Except for the painful beginning and end, well-deserved good fortune accompanied Moser all his life. Accomplishment and recognition came to him early and lastingly. He was the first recipient of the G. D. Birkhoff Prize of the AMS and SIAM. He was honored by a Wolf Prize, medals were showered on him, academies vied to elect him as their member. He was an outstanding expositor, much in demand. He delivered the Gibbs lecture of the AMS, the Pauli lectures of the ETH, the Hardy lectures of Cambridge University, the Hermann Weyl lectures of the Accademia Lincei, and the von Neumann lecture of SIAM. He was president of the IMU for three years.
He was fortunate in having many good students, with whom he continued close scientific and personal relations. He loved his family fiercely, two daughters and a stepson, six grandchildren and charming and talented sons-in-law.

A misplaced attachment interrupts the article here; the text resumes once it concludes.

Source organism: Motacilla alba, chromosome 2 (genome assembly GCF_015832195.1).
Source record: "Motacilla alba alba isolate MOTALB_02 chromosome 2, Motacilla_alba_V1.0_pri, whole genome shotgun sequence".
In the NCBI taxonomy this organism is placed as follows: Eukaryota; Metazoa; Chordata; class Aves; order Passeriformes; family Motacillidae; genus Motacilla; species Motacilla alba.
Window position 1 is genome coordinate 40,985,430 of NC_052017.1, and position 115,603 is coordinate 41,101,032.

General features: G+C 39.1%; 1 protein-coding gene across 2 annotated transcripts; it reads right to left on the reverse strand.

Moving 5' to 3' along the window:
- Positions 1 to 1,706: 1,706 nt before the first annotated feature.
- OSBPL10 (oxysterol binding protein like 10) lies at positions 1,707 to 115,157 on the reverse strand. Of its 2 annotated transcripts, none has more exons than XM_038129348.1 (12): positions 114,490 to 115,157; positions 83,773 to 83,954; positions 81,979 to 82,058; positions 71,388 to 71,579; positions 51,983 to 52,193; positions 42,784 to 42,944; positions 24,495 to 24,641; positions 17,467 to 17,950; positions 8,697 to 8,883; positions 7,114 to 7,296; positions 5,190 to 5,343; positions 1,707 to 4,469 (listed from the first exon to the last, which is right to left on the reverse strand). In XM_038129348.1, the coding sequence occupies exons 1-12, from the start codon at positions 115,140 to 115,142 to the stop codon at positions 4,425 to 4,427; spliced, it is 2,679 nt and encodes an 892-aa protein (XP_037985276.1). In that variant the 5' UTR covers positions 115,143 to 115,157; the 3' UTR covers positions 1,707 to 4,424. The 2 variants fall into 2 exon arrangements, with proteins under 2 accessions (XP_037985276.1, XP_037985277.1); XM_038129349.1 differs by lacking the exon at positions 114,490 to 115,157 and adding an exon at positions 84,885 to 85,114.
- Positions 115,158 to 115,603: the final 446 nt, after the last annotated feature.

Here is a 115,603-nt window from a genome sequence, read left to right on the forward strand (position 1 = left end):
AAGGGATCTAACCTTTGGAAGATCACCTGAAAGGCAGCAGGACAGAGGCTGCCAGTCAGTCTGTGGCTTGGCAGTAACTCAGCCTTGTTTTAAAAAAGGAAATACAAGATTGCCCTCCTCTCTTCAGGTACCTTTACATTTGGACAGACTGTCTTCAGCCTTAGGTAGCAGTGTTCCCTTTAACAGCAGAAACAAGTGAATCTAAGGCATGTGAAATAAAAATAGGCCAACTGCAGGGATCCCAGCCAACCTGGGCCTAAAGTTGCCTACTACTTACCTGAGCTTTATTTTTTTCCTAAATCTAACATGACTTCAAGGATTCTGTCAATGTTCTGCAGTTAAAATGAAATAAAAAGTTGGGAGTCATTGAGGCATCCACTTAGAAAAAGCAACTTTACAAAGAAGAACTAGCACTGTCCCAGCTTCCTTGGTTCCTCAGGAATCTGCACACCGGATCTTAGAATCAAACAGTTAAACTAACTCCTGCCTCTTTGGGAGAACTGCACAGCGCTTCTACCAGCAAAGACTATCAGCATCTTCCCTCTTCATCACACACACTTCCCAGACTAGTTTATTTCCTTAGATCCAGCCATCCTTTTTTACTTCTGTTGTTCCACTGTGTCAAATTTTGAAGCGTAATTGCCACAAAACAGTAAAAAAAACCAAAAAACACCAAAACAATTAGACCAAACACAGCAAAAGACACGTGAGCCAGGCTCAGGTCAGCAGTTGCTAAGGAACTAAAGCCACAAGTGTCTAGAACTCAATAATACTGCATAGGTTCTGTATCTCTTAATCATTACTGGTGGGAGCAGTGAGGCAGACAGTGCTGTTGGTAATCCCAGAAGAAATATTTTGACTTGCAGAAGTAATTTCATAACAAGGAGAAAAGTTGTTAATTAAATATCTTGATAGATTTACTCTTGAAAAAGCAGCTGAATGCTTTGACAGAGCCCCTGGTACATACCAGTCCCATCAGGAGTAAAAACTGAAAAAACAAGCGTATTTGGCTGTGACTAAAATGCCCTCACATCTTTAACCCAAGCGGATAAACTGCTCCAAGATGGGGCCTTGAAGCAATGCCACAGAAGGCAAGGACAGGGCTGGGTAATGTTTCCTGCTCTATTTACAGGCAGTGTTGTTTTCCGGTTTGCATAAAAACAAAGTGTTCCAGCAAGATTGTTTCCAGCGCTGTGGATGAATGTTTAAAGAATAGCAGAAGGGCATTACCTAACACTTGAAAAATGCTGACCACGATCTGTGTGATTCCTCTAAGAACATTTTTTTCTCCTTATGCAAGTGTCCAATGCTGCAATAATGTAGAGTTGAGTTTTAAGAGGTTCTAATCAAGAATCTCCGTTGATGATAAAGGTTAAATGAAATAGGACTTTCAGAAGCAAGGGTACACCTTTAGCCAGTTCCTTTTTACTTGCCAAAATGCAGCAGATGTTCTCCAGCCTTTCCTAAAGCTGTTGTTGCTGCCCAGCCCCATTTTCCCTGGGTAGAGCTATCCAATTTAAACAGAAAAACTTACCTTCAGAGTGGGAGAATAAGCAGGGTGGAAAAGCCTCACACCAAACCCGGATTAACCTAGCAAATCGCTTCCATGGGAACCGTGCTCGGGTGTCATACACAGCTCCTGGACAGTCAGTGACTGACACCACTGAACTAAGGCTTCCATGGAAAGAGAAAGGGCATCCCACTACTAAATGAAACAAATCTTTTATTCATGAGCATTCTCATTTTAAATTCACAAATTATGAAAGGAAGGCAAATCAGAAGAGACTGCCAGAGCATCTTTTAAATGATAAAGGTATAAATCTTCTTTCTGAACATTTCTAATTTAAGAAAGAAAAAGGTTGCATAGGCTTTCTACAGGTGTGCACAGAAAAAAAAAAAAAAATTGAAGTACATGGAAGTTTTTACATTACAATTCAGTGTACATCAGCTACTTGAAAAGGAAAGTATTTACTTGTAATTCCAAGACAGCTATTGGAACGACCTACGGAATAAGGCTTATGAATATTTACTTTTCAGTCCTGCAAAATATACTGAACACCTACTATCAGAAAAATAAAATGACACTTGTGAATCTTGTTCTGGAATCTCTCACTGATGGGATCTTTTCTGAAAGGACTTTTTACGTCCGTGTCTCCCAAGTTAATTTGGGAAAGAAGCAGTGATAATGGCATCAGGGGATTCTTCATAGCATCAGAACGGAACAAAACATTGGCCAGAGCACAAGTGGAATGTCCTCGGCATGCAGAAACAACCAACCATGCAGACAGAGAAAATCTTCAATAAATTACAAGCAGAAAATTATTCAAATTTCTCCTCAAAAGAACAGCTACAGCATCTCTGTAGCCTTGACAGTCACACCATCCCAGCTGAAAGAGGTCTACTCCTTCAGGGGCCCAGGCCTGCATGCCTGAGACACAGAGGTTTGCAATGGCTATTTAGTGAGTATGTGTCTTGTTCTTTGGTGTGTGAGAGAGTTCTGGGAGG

According to an old Roman proverb, ‘what doesn't destroy me makes me stronger’. This fits Jürgen, for in his early youth he was exposed to deadly danger, but survived the stronger for it. In 1938, the ten year old Jürgen was offered a chance to enroll in an elite boarding school for future leaders, but his parents who saw the Nazi's plan were able to extricate him. Jürgen's father was a neurologist, and as such was sometimes called upon to declare someone as ‘unfit to live’ according to the Nazi eugenics program. Jürgen's father, courageously, always refused to issue such certifications.